Securities Fraud Law



Securities fraud, also known as “stock fraud” or “investment fraud,” is a deceptive practice related to the stock or commodities markets and designed to induce investors to buy or sell on the basis of false information. This often results in financial losses and is a violation of securities laws. Securities fraud can include theft from investors (embezzlement by stockbrokers), insider trading, stock manipulation, misstatements on a company's financial reports, or lying to corporate auditors.

Generally, the Securities and Exchange commission polices acts of securities fraud. However, it is often criticized for being more a reactionary body than one that actively prevents misconduct. For example, securities fraud by high level corporate officials became a subject of wide national attention during the early 2000's, when scandals such as Enron/Arthur Andersen and Worldcom brought attention to these legal issues. Similar issues were feared during the economic downturn and the sub-prime lending scandals, and found in the Ponzi schemes of Bernie Madoff.

Of course, part of the problem is the myriad form that securities fraud can take:

Dummy Corporation Schemes

Dummy corporation schemes allow fraudsters to create the illusion of being an existing corporation with a similar name to a real entity. The fraudsters then sell securities in the dummy corporation by misleading the investor into thinking that they are buying shares in the real corporation.

Internet Fraud

Internet fraudsters often use so-called “pump-and-dump” schemes, in which false information is pumped into the internet via chat rooms, emails, etc.,in order to artificially inflate stock prices.. When the price reaches a certain level, the fraudster dumps their stock holdings to obtain the resulting profits before the other buyers realize the scheme and prices drop to their normal prices.

Insider Trading

There are two types of insider trading: trading of stock by corporate insiders who own certain substantial percentages of a corporation and trading stocks based on non-public, insider information about the company. While the first type is generally legal, provided certain regulatory requirements are met, the second is generally illegal given the distinct advantage it gives the insider over others in the market.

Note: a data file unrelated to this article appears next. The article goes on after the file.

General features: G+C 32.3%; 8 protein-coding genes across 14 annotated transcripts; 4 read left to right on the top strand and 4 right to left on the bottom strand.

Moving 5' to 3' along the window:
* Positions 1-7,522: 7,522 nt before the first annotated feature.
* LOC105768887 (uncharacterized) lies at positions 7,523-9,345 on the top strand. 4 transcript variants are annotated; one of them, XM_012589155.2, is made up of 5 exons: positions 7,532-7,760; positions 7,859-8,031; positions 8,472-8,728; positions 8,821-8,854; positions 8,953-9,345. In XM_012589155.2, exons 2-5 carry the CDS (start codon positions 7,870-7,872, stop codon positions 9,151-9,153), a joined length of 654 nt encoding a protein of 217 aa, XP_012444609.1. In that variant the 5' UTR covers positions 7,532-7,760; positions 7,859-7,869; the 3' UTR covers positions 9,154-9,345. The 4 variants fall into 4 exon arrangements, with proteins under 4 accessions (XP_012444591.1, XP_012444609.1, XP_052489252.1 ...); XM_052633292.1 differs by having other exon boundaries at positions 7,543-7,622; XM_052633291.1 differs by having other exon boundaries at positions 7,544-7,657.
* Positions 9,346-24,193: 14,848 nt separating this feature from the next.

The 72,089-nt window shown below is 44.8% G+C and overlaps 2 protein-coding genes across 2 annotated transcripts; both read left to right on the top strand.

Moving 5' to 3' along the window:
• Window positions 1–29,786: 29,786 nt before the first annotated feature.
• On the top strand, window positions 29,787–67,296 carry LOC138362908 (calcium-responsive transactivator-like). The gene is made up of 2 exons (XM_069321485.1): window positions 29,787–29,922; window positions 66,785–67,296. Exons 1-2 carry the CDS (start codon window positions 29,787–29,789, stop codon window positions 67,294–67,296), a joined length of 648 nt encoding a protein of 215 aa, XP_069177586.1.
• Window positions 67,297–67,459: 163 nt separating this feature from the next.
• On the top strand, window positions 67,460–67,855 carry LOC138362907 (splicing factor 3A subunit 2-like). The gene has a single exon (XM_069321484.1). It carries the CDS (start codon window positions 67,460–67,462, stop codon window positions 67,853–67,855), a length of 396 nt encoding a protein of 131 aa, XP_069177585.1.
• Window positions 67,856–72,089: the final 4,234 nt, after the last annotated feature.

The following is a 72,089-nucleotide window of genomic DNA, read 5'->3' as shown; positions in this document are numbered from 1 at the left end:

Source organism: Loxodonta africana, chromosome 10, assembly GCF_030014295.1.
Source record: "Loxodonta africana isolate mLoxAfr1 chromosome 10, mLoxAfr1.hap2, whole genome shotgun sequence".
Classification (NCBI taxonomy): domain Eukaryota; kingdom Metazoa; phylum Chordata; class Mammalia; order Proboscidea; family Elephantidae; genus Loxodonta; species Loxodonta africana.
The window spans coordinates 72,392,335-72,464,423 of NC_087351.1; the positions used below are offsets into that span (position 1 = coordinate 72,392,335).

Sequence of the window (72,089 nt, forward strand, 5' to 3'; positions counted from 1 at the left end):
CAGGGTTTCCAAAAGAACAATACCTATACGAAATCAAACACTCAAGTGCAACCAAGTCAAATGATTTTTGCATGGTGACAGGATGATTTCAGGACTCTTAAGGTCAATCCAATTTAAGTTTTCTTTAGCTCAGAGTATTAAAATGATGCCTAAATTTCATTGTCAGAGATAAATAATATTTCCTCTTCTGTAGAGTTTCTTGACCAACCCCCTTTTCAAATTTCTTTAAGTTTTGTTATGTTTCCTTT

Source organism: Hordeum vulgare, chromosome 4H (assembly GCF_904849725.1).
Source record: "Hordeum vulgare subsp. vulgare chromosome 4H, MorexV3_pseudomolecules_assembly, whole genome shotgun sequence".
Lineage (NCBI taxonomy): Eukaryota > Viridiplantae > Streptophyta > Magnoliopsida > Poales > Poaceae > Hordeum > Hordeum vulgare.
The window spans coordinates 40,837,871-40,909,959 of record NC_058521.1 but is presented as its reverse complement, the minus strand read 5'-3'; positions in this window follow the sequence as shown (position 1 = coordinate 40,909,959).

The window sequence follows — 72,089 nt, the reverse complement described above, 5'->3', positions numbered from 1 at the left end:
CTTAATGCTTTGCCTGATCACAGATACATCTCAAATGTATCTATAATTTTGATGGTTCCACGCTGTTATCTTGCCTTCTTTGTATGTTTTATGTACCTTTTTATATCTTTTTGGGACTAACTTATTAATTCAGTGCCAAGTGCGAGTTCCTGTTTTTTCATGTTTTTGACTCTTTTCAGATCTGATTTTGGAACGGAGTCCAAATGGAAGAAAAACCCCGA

There are many other forms of securities fraud, such as microcap fraud, boiler rooms, Ponzi schemes, and “short and distort” practices. Unfortunately, as markets change, so too will the ways to commit securities fraud, meaning that despite heavy regulation the axiom of “buyer beware” must always apply to these kinds of transactions.

For more information about securities fraud, please visit the resources listed below. Additionally, if you need the assistance or guidance of an attorney experienced in securities fraud matters, please visit the “Law Firms” tab on the menu bar at the top of this page.

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Securities Fraud Law - US

  • CFTC - Division of Enforcement - Consumer Protection

    The CFTC's Division of Enforcement investigates and prosecutes alleged violations of the Commodity Exchange Act and Commission regulations. The Commission relies on the public as an important source of information in carrying out its regulatory and enforcement responsibilities. You may contact us to report suspicious activities or transactions which may involve the trading of commodity futures contracts or commodity options.

  • Federal Securities Law